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HBD5722

Course Guide for Developing Human Potential - HBD5722

Peer Reviewed Journals

 

 

WHAT ARE “PEER-REVIEWED” JOURNALS?

 

 

A SERIAL is any publication that is issued in successive parts, usually (though not always) at regular intervals, and is intended to be continued indefinitely. Serials include: periodicals, newspapers, magazines, annuals, yearbooks, journals, memoirs, proceedings, transactions, and numbered monographic series.

 

 

 

A PERIODICAL is a serial published indefinitely at regular or stated intervals, generally more frequently than once a year. Each issue is numbered and/or dated consecutively and contains articles, stories, or other writing. Journals, magazines and newspapers are periodicals.

 

 

 

There is a difference between magazines and journals

 

 

 

A MAGAZINE is a periodical, generally with a more “popular” style and presentation than a research journal. Usually, magazine articles are authored by staff writers for an audience of the general public or interested amateurs in a given field (rather than by researchers for their peers), and edited by a magazine employee rather than an independent board of scholars. Style tends to be engaging and eye-catching, and magazines often include substantial advertising. Pagination usually starts over at “1” with each issue.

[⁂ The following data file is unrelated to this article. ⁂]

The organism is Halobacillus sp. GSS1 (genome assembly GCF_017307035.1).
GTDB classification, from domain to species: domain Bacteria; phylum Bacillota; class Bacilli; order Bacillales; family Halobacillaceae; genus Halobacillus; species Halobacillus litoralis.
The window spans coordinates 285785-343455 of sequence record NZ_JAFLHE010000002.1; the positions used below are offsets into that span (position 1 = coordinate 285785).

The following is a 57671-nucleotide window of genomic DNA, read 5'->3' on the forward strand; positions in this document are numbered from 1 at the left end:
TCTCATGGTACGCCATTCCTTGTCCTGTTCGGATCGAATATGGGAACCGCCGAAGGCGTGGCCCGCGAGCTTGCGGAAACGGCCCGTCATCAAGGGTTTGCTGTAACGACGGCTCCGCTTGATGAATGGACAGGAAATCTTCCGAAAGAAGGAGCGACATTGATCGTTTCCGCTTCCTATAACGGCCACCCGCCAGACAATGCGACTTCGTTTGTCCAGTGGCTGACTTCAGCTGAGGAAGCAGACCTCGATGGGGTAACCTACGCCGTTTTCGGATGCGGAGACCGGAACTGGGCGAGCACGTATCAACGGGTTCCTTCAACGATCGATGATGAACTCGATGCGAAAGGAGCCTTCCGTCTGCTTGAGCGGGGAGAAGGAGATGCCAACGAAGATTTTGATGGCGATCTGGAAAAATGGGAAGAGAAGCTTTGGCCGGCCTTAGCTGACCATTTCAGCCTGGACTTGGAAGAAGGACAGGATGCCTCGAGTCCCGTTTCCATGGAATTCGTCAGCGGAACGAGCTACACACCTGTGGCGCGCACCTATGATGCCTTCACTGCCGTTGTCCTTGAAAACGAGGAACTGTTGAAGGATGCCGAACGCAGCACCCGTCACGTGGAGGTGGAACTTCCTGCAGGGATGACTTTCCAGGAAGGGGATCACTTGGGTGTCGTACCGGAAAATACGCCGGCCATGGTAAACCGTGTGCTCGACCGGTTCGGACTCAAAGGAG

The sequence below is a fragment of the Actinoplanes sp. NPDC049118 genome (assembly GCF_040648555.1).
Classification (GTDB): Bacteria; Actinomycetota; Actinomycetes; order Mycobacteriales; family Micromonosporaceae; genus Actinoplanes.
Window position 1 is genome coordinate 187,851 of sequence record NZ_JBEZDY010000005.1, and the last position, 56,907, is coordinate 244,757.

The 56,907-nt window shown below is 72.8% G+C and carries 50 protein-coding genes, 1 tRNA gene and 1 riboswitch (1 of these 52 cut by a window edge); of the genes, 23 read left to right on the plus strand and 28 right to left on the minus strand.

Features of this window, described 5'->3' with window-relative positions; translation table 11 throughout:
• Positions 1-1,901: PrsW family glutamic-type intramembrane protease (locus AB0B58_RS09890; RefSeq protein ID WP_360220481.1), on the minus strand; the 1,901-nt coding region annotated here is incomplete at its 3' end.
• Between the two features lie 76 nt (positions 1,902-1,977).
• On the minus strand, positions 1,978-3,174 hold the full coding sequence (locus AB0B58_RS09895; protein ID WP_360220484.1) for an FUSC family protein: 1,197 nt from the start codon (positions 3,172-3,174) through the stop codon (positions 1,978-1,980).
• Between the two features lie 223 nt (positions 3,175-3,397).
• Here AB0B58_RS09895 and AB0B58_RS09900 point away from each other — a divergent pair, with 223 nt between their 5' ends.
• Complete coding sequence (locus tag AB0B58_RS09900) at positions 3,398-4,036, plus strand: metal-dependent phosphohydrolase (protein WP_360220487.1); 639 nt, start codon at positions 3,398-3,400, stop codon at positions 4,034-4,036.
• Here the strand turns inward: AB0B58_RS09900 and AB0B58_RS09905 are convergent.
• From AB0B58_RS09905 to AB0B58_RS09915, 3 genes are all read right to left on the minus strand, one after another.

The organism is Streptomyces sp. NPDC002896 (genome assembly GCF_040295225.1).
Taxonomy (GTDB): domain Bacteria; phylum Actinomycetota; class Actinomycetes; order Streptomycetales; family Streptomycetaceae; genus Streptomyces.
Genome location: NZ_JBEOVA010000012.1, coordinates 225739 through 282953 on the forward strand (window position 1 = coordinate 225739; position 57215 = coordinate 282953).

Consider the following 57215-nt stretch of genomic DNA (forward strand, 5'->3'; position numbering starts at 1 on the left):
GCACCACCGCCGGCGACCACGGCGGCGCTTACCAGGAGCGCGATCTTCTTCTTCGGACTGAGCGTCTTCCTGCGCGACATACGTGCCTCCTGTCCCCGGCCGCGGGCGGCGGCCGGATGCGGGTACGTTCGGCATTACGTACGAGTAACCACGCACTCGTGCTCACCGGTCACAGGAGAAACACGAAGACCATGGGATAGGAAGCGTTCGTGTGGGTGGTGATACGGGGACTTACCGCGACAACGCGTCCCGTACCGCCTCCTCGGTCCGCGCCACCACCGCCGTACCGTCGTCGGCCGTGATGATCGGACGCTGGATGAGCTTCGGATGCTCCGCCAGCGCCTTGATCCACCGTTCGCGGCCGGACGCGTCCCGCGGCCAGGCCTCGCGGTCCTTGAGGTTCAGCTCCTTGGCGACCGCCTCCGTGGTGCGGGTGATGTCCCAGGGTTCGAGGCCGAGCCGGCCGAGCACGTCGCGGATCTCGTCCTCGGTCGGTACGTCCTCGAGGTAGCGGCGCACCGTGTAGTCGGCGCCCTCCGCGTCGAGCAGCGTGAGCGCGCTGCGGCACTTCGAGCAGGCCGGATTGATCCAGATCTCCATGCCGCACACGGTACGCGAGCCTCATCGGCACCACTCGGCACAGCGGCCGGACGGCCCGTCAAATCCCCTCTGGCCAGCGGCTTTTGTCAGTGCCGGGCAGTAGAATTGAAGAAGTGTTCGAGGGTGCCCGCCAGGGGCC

A JOURNAL is a periodical publication in which researchers report the results of their work to their peer community. Articles are reviewed by an editorial board of scholars in the field prior to acceptance for publication, and generally include an abstract and numerous citations to previous work. The writing style in journals is formal rather than engaging, and journals generally have little or no advertising or glossy, catchy graphics and illustrations. Journals often have pages numbered continuously through the several issues of a given volume (for example, v.15 #1 has pages 1-223; v.15 #2 runs from p.224-587, and so forth to the last issue of the volume).

 

 

 

PEER REVIEW is a process that articles in many journals go through before they are published. Once an article is submitted for publication, it is sent to an editorial board comprised of experts in the field to be evaluated. The submitted article must receive the approval of the editorial board before it is published. The editorial board is usually identified at the beginning of each issue of a journal.